Anti-War Protests
Sun, 6 Apr 1997 15:39:29 -0400

In a message dated 97-04-03 22:09:19 EST, you write:

] As a teen-ager in the mid-to-late sixties I was at times confused as to
] whether the anti-war movement was anti-war period or anti-Vietnam war.
] There was a lot of talk about "Love" and also enthusiasm for
] anti-imperialist guerillas. It was only later that I realized that there
] were many different groupings within the counter-culture. (I don't even
] if politics fits in that category at all.)
] Michael Kelemen
] Toronto, Canada

>>>> I can only speak for myself Michael. I was active in the Anti-War
movement myself during the 60's and I was a "selective Concientious Objector"
based on religious grounds. . . I was not a pacifist then, or now,
but very close to it. In the mid-60's I was a teen too. . . I was very vocal
in my "Political Forum" class at an all boys, Roman Catholic H.S. where it
was not popular to be anti-war. In fact, I was voted "most likely to
succeed. . . . . Mario Savio" at UCBerkely in the Protest movement by my high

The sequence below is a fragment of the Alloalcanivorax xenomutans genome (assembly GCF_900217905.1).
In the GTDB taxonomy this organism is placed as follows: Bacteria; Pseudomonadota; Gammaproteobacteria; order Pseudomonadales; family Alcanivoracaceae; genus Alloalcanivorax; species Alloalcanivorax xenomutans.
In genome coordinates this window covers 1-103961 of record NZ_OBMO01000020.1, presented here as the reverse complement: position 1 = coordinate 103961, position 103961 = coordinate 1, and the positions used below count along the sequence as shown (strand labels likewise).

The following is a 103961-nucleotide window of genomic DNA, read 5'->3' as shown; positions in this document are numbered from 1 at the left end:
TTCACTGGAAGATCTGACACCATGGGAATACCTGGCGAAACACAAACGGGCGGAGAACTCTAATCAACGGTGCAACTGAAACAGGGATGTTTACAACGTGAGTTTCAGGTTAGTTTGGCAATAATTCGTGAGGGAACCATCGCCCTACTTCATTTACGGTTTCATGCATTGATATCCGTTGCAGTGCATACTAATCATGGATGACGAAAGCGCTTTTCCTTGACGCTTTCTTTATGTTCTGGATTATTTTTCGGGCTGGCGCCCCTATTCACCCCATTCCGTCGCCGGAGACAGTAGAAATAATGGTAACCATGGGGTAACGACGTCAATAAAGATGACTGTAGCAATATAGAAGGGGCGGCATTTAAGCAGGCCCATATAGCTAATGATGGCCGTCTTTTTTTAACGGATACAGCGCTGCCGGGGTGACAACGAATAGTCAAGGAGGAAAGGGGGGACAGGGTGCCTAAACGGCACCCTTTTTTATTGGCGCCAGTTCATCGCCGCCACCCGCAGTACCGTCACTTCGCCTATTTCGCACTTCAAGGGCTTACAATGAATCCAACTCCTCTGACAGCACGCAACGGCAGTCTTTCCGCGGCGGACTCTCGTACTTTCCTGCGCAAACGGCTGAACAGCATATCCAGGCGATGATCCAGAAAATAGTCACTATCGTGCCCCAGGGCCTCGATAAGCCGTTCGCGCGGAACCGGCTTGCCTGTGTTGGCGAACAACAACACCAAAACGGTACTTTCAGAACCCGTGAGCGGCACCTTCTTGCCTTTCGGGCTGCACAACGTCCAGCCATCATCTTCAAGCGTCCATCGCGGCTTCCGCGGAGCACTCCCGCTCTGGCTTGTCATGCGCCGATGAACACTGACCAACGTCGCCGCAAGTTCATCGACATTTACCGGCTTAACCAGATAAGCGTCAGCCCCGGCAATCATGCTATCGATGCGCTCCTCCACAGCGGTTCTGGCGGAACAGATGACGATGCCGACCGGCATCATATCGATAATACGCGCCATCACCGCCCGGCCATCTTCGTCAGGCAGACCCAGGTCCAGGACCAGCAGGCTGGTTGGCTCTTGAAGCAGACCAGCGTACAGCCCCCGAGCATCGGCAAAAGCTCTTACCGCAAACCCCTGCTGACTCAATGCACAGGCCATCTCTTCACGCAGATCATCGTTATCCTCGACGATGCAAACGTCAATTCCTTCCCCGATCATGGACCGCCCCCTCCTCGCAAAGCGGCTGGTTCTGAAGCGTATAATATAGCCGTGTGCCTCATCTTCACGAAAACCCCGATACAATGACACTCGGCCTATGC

school class. I read I.F. Stone's Bi-Weekly which gave me lots of inside
info. into the inner-workings and machinations of the D.C. elite who were
lying through their collective teeth to keep us enmeshed in Vietnam and it
turned my stomach. Although I had a 2-S deferment (the last group to get
them), I very nearly emigrated to Canada because I was so reviled by what we
had done in Vietnam and wanted no part of it.
- Charles McCoy

Having just come back from doing a 'tour' in Berkley,
while the 'healing wall' was there, I fear that folks
are still not at all sure what they feel about being
'anti-war' and what it really means.

>>>>>>>> I had no idea there was such a thing as a "healing wall". . . .
Lord knows we all need one. . . .I believe that the Viet Nam era was the
closest thing we have had to a second "Civil War" and that the wounds
of the era have not yet been healed.. . .in fact, far from it.
- Charles McCoy
Mt. Hermon, CA